Legal Ethics

Bybee a No-Show at ‘Circus’ Hearing on Interrogation Memos

Sen. Lindsey Graham, R-S.C., says he doesn’t blame U.S. Appeals Judge Jay Bybee for being a no-show at a congressional hearing yesterday on Justice Department memos approving harsh interrogation techniques for suspected terrorists.

Graham questioned why Bybee would want to appear in front of the Senate Judiciary Committee “circus,” the National Law Journal reports. “If I were his lawyer, I would tell him no,” Graham told reporters.

Bybee, now a judge on the 9th U.S. Circuit Court of Appeals based in San Francisco, isn’t the only former Justice Department official who stayed away. Others who have declined appearances were John Yoo, now a law professor, and Steven Bradbury, the story says.

Democrats had another view, according to the story. Senate Judiciary Committee chairman Patrick Leahy, D-Vt., said the committee could assume the information Bybee would have provided was not helpful to his cause. “I assume he had no exonerating information to provide,” Leahy said.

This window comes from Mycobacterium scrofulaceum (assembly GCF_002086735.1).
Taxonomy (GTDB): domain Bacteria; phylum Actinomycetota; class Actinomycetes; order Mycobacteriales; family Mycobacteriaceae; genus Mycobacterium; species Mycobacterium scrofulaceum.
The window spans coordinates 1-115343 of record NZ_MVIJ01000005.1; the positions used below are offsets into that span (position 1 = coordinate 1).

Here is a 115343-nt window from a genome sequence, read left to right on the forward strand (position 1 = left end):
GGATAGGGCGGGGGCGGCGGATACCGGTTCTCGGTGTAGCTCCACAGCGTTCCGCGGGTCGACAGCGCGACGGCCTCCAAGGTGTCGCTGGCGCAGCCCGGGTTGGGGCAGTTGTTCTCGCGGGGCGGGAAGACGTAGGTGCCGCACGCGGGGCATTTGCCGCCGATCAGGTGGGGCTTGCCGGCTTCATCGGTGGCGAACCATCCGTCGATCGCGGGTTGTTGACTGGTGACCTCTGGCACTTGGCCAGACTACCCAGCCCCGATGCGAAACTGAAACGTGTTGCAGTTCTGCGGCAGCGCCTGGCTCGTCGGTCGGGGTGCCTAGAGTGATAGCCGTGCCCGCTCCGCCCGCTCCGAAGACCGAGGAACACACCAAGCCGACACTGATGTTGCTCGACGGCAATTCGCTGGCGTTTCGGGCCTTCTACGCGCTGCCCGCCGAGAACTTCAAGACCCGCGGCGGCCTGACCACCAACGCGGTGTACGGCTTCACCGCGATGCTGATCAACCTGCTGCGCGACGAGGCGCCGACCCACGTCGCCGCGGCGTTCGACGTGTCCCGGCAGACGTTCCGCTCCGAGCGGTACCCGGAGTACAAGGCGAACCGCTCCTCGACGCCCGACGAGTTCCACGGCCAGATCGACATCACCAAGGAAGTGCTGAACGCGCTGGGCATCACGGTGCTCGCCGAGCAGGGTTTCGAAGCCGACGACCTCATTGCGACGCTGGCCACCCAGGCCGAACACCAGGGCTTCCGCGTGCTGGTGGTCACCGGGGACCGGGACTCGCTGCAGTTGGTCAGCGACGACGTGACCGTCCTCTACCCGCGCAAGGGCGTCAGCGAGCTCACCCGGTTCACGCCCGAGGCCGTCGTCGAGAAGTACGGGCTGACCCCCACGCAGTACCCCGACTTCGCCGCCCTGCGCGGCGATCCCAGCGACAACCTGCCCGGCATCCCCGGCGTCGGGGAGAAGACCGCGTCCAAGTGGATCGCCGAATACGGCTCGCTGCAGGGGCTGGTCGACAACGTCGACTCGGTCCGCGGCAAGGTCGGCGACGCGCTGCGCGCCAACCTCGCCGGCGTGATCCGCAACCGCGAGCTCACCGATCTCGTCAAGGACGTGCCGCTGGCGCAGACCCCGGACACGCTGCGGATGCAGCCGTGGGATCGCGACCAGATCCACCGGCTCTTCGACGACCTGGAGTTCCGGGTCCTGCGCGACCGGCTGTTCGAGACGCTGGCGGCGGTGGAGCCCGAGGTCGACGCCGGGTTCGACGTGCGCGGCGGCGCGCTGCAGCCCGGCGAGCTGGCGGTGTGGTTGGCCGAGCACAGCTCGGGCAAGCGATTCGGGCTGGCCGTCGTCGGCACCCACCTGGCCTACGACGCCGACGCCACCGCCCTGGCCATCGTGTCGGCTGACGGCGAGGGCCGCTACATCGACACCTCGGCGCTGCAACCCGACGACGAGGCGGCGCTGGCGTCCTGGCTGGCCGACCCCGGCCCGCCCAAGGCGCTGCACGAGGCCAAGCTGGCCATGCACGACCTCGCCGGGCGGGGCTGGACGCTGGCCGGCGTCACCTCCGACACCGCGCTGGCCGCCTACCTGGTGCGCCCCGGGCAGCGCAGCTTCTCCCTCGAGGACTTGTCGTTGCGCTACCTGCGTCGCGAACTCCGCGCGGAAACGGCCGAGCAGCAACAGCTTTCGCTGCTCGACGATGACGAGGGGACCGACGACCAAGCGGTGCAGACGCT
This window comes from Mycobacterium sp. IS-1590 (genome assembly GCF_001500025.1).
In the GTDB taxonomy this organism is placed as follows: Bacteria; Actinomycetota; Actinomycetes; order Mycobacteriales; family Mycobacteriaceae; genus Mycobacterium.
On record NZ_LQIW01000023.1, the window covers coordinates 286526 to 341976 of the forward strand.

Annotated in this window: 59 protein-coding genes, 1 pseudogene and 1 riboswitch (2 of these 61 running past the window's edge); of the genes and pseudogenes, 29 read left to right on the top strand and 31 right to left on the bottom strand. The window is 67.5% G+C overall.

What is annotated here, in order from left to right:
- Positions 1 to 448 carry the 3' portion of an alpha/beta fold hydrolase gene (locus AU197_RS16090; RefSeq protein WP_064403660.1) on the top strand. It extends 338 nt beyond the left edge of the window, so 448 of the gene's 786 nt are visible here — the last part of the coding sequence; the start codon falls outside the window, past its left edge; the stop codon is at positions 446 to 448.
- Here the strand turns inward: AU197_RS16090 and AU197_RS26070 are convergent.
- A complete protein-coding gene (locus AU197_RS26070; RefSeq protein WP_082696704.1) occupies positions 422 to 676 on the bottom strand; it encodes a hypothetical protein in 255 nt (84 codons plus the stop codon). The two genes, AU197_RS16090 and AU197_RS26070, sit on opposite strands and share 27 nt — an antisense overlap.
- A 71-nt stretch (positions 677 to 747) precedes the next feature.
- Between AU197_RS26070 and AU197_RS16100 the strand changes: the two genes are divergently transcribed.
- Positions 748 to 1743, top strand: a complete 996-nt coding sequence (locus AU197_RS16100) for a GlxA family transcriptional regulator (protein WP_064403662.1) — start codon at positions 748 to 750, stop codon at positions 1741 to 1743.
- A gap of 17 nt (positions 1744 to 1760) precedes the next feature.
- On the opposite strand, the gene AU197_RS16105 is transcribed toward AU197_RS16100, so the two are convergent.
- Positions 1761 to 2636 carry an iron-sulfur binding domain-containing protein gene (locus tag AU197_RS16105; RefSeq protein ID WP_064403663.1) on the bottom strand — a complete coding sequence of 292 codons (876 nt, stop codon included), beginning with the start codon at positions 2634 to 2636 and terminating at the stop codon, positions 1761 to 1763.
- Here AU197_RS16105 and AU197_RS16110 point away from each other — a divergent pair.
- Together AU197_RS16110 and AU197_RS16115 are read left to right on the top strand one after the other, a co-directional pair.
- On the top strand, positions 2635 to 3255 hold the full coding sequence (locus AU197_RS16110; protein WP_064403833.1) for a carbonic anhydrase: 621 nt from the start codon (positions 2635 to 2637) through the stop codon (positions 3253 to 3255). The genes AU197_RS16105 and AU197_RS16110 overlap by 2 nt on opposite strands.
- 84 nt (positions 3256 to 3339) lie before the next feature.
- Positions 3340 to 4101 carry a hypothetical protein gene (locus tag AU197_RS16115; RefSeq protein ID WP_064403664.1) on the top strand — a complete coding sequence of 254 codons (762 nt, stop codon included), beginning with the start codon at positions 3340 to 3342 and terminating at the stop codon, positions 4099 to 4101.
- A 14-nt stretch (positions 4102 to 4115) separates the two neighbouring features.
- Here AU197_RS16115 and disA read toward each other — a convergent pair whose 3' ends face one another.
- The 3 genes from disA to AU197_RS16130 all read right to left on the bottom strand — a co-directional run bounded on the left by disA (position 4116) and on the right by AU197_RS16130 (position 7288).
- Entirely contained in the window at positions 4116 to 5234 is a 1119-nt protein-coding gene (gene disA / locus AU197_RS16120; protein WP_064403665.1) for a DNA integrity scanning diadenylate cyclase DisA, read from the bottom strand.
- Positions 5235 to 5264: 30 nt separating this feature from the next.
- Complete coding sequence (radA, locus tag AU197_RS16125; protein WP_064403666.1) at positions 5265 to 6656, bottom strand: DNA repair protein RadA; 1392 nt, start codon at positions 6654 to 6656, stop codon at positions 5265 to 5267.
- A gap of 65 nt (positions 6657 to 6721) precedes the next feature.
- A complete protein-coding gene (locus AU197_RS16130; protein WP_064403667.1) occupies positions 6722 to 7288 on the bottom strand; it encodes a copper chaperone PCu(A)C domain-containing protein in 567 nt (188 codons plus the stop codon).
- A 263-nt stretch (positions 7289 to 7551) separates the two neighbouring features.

Democrats and Republicans also clashed over whether the former lawyers should be investigated for writing the memos. And witnesses appearing before the committee differed on the propriety of the lawyers’ conduct in writing the opinions.

Georgetown University law professor David Luban said the lawyers made “frivolous arguments” that were designed to get the results they wanted, the story says. Robert Turner, associate director of the Center for National Security Law at the University of Virginia, said the arguments were legitimate under the Geneva Conventions.

Other coverage:

New York Times: “Bitter Start to a Hearing on Interrogation Tactics”

Washington Post: “Ex-Official Testifies About Efforts to Halt Harsh Tactics”

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